Anciently known as “An Port Ban” and, since Napoleonic times as “Crummies Bay”, Dunree beach is located about six miles north of Buncrana in the shadow of Dunree Fort and the Urris Hills.
This perfect sandy beach, backed by dunes and a compact area of “machar,” enjoys lovely views north-west to Fanad Head and the Swilly Mor cliff.
Most famous is the Fort of Dunree, or “Dun Fhraoigh“, which in Irish means “Fort of the Heather” and indicates that this site has been an important defensive site down through history. Fort Dunree was first opened to the public in 1986 and has attracted tourists from all over the world ever since. It is a must see for visitor’s to the Inishowen peninsula.
Fort Dunree provides the following facilities:
Scenic Walks – The Guns of Dunree Exhibition – The Wildlife Discovery Room – The Rockhill Collection – Shop – Cafe – Auditorium – Exhibition/Conference Space
Killybegs – Donegal
Fintra beach is a beautiful sandy beach just a couple of kilometers outside the fishing port of Killybegs. It is approached by a steep road down to it which offers stunning views of both the beach and Donegal Bay as far as Benbulben mountain.
Beach Lifeguards Lifeguards will be on duty on this beach – from June until September. Hours of Work: 12.00pm – 18.30pm. It is safe to swim and lifeguards are on duty. NB Swim between the flags.
Five Fingers Strand
Malin – Donegal
Marking the northern entrance to Trawbreaga Bay, Five Fingers Strand is located a mile or two north of Malin Town en-route to Malin Head. The strand takes its name from the five sea-stacks that can be seen, particularly at low tide, at the northern end of the beach. The wreck of the “Twilight”, which sank in 1889 en-route from Newfoundland to Derry can also be seen when the water is low.
The dunes at the back of the beach are the largest of their type in Europe.
Strong currents make the shore unsafe for swimmers but with its wonderful views and spectacular setting it is an ideal spot for a bracing walk.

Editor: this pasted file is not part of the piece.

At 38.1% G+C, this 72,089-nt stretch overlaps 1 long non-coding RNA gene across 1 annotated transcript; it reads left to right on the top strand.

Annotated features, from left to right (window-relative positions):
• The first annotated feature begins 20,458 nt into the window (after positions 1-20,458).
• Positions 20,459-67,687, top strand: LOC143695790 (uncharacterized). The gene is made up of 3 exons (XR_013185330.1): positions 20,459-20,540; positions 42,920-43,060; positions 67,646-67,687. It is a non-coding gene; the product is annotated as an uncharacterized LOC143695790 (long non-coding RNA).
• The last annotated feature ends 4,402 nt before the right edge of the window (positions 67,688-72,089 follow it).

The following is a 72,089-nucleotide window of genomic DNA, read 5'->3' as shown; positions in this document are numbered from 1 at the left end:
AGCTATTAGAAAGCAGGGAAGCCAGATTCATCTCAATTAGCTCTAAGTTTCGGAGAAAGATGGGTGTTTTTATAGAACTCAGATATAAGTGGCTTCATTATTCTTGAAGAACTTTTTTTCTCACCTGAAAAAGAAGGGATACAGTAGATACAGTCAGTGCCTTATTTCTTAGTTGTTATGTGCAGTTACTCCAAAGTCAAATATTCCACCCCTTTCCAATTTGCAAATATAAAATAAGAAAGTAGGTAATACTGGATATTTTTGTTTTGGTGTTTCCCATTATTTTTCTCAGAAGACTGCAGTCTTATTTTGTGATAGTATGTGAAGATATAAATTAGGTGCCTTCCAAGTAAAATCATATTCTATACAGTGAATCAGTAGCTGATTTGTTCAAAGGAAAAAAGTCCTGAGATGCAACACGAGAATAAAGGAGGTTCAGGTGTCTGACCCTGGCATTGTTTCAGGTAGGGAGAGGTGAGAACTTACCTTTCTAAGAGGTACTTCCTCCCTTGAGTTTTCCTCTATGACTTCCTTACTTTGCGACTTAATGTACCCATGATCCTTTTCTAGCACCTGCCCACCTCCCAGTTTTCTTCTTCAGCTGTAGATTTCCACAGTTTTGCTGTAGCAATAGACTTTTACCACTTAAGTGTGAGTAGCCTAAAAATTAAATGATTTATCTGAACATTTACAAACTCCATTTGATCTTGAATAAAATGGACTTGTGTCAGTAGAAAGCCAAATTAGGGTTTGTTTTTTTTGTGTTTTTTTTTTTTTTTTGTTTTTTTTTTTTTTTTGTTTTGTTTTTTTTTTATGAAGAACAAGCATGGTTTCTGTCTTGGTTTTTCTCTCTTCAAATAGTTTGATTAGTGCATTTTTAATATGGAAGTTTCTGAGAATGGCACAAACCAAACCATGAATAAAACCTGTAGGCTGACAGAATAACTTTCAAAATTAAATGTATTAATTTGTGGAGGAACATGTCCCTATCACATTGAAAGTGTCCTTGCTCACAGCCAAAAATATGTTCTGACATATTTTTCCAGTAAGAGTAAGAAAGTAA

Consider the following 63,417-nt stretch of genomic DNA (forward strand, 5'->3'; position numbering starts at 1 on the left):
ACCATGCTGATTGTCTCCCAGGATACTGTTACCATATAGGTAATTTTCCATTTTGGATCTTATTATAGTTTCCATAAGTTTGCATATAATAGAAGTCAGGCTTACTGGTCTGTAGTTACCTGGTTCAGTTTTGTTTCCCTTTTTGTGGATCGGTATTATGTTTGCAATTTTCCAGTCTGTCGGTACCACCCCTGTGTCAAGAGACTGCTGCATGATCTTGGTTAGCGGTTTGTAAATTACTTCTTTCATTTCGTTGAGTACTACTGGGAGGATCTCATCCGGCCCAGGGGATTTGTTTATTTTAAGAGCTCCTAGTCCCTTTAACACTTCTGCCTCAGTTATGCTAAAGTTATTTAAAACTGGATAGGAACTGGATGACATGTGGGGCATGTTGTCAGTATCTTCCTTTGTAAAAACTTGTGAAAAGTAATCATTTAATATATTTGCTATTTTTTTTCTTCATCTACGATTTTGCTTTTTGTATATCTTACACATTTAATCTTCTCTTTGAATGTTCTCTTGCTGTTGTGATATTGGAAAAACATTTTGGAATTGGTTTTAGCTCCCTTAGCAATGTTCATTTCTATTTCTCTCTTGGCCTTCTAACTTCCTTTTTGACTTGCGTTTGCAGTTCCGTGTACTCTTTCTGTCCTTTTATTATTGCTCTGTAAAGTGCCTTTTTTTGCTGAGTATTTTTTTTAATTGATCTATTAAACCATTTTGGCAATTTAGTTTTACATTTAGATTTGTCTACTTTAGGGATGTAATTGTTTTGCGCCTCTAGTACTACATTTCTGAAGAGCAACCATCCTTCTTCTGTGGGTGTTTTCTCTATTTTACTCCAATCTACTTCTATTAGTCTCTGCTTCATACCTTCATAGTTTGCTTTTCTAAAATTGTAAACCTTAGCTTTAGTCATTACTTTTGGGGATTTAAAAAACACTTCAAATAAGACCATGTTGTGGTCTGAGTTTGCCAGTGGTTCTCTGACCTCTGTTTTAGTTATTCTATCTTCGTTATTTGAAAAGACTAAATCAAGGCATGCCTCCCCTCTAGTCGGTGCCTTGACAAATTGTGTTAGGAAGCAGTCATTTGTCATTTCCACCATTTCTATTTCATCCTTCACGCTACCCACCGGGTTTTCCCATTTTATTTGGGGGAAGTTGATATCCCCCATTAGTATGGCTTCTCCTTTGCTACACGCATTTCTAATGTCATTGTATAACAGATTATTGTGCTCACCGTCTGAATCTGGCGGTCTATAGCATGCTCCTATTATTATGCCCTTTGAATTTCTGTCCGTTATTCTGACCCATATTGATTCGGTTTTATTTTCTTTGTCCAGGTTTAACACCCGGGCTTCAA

Kincasslagh – Donegal
Just beside the village is a large tidal strand, wonderful for walks when the tide is out. One can walk to the bottom of Cruit Island and/or under Cruit Bridge to Keadue, Inishinny and Cloghlass. On the road to Annagry, turn left at the Gaelic football field over the cattle grid to arrive at Mullaghderg Beach, a fabulous stretch of sand manufactured by the Atlantic breakers from red Donegal granite. A peep over the sand dunes will reveal a mile of pristine white sand which usually you can have to yourself to enjoy in the company of a bracing Atlantic breeze. Walk further on to discover several other small beaches.
Greencastle – Donegal
Kinnagoe Bay is a delightful, secluded, sandy Bay on the Peninsula’s North Eastern Coast about five miles from Greencastle.
It is a perfect beach for a family day out, safe for swimming and all water activities. Take a stroll along the line of its wooded backdrop. Investigate the dunes or, for the more energetic, try a spot of surfing.
The rocky headland at the north-western end of the bay marks the site of the wreck of the Armada support vessel La Trinidad Valencera in 1588.
Innisowen – Donegal
Within a mile of the northern foot of the Gap of Mamore this secluded beach is sheltered to the south-east by the magnificent Urris Hills. The Bay’s “off the beaten track” location leaves it largely unfrequented, a perfect spot for a quiet day by the shore.